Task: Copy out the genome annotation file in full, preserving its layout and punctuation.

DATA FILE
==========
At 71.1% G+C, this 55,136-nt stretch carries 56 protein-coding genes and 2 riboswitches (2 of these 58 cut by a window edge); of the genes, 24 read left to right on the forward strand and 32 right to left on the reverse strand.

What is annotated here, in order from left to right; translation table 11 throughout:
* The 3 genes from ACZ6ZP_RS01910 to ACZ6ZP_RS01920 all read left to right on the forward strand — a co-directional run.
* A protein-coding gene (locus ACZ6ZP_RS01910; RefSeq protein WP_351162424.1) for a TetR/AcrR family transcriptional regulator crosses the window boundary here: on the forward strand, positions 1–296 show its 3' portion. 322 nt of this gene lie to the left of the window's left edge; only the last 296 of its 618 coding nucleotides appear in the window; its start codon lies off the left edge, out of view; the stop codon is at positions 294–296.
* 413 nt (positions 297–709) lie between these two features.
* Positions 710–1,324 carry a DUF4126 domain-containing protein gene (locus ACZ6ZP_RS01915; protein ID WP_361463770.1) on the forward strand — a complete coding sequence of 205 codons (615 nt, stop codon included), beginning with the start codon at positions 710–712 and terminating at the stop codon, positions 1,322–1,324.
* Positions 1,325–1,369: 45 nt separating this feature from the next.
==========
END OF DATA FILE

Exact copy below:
At 71.1% G+C, this 55,136-nt stretch carries 56 protein-coding genes and 2 riboswitches (2 of these 58 cut by a window edge); of the genes, 24 read left to right on the forward strand and 32 right to left on the reverse strand.

What is annotated here, in order from left to right; translation table 11 throughout:
* The 3 genes from ACZ6ZP_RS01910 to ACZ6ZP_RS01920 all read left to right on the forward strand — a co-directional run.
* A protein-coding gene (locus ACZ6ZP_RS01910; RefSeq protein WP_351162424.1) for a TetR/AcrR family transcriptional regulator crosses the window boundary here: on the forward strand, positions 1–296 show its 3' portion. 322 nt of this gene lie to the left of the window's left edge; only the last 296 of its 618 coding nucleotides appear in the window; its start codon lies off the left edge, out of view; the stop codon is at positions 294–296.
* 413 nt (positions 297–709) lie between these two features.
* Positions 710–1,324 carry a DUF4126 domain-containing protein gene (locus ACZ6ZP_RS01915; protein ID WP_361463770.1) on the forward strand — a complete coding sequence of 205 codons (615 nt, stop codon included), beginning with the start codon at positions 710–712 and terminating at the stop codon, positions 1,322–1,324.
* Positions 1,325–1,369: 45 nt separating this feature from the next.